by Wolf Richter, Wolf Street:
“Hybrid workplace,” it calls it. The trend for many companies with office workers and enough tech savvy to pull it off. A nightmare for landlords.
Microsoft became the latest company to officially build work-from-home as a permanent feature and benefit into its model – a “hybrid workplace,” as it calls it, which seems to be where this is heading for companies with office employees and enough tech savvy to pull it off. But that excludes a lot of companies too. For example, the small company my wife works for doesn’t have the tech savvy to do this, and being in the international trade business, still uses a lot of paper documents that are signed and FedExed back and forth.
But big companies have been prodded by the Pandemic into rethinking how they do business, how offices should operate most efficiently, how money could be saved not only on office space but also on payroll – and yes, Microsoft got into that too, because cost cutting is always a huge priority. So forget the Seattle salary with housing costs in Tulsa.
Microsoft outlined its plans and guidance for a “hybrid workplace” in an internal memo to employees that Verge has obtained.
“The COVID-19 pandemic has challenged all of us to think, live, and work in new ways,” wrote Microsoft Chief People Officer Kathleen Hogan in the memo. “We will offer as much flexibility as possible to support individual workstyles, while balancing business needs, and ensuring we live our culture.”
Employees will be allowed to work from home freely, without manager’s approval, for less than 50% of their work week. The rest of the time, they go to the office. Flexible hours will be available without approval. But switching to part-time hours will require manager’s approval.
Employees can permanently work remotely with the approval from their managers.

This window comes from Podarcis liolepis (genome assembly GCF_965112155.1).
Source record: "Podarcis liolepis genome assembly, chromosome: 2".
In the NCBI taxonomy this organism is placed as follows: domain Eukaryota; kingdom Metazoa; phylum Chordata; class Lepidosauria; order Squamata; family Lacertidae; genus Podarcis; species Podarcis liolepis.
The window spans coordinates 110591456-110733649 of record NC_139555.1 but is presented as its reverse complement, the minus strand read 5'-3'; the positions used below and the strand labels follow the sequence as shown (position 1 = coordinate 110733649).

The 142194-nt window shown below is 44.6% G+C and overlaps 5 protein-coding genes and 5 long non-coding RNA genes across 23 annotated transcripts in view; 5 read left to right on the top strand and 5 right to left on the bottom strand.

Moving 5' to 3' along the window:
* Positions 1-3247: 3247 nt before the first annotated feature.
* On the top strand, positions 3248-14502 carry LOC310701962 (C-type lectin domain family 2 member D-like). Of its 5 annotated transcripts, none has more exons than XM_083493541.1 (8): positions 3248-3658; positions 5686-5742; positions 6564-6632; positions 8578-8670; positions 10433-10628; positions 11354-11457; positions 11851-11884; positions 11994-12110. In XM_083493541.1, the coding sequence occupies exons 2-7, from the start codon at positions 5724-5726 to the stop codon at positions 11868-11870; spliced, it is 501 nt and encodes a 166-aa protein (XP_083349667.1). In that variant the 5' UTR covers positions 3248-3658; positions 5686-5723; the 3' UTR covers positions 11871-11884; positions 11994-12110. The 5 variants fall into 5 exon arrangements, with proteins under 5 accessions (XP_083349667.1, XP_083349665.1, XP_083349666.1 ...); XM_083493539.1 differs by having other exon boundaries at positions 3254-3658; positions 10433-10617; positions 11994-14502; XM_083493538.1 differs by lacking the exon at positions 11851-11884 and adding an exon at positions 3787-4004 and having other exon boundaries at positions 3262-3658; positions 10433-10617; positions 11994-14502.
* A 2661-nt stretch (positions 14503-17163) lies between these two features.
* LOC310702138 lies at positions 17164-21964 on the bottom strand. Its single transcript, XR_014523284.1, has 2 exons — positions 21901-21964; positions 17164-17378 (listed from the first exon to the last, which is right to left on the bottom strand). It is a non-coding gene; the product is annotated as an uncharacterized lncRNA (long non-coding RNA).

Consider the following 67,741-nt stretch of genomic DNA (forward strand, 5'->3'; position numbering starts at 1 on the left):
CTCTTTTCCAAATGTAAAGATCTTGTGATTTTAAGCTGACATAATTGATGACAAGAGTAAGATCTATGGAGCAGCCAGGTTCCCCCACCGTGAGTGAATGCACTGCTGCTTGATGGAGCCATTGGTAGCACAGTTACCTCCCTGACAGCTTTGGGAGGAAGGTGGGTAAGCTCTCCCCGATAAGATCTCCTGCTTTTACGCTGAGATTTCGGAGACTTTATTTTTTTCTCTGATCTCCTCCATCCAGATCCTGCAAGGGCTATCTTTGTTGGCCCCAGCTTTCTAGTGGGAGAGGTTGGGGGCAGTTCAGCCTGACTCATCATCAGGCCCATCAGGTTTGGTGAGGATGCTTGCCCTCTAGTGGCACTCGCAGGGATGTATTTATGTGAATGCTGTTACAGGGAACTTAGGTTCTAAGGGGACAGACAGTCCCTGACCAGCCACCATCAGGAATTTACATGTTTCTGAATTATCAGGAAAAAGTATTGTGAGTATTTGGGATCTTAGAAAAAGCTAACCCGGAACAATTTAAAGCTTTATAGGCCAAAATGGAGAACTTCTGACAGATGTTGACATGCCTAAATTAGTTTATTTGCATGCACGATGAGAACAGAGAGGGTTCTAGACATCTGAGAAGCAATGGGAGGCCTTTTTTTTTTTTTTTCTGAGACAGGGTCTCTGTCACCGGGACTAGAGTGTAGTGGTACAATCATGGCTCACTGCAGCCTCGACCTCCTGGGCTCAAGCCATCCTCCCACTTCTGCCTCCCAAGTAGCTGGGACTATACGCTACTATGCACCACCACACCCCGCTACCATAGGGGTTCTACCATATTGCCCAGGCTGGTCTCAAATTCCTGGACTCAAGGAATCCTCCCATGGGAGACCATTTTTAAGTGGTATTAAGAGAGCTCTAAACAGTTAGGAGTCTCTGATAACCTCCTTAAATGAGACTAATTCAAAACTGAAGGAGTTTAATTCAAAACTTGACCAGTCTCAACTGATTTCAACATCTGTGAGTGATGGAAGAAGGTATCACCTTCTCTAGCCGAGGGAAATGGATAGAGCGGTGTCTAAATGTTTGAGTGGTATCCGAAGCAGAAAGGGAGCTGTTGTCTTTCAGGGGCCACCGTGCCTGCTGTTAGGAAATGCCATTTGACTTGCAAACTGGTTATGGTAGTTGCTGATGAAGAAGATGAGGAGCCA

Employees who have been approved to work from home permanently can, with approval from their managers, move across the country, or even internationally. In other words, they can work from anywhere.
But his may entail a pay-cut: Employees who move from an expensive area, such as Seattle, to a low-cost area in the US or a foreign country, will see their compensation and benefits change based on Microsoft’s geopay scale.
Microsoft will cover the office expenses of people permanently working from home. But it will not cover the moving expenses of employees who choose to move to a remote location.
Employees who then work permanently from home lose their assigned work space at the office, but they can still come in and use the “Touchdown Space” at the office. Microsoft implemented offices with Touchdown Space over a dozen years ago to make remote working easier, so this concept isn’t new at the company.
But some roles may not be able to transition into less than 50% work-from-home mode, and they will need to continue to show up at their work place, according to the memo cited by Verge, including roles that require access to hardware labs, data centers, and in-person training.
Among Big Tech, Apple CEO Tim Cook dove into the topic of work-from-home (WFH) during an interview in September, where he acknowledged that Apple too, even after building one of the fanciest and most expensive office complexes designed for in-person collaboration, is seeing permanent changes where and how work gets done.
“I don’t believe that we’ll return to the way we were, because we found that there are some things that actually work really well virtually,” Cook said. But he also pointed out that the “vast majority” of Apple employees “can’t wait until we can be back in the office.”
Facebook, Twitter, Okta, Box, crypto-exchange Coinbase, job-search firm Indeed, and many other companies have already spelled out their expectations that WFH will become a permanent feature, benefit, or option for many of their employees. Twitter, no longer needing as huge of an office, has already put 100,000 square feet of space at its headquarters in San Francisco on the sublease market.
Google has remained mum about the permanent aspects of WFH. JPMorgan Chase CEO Jamie Dimon wants to get employees back to the office – “Going back to work is a good thing,” he said – but acknowledged that there “will be permanent changes from this.”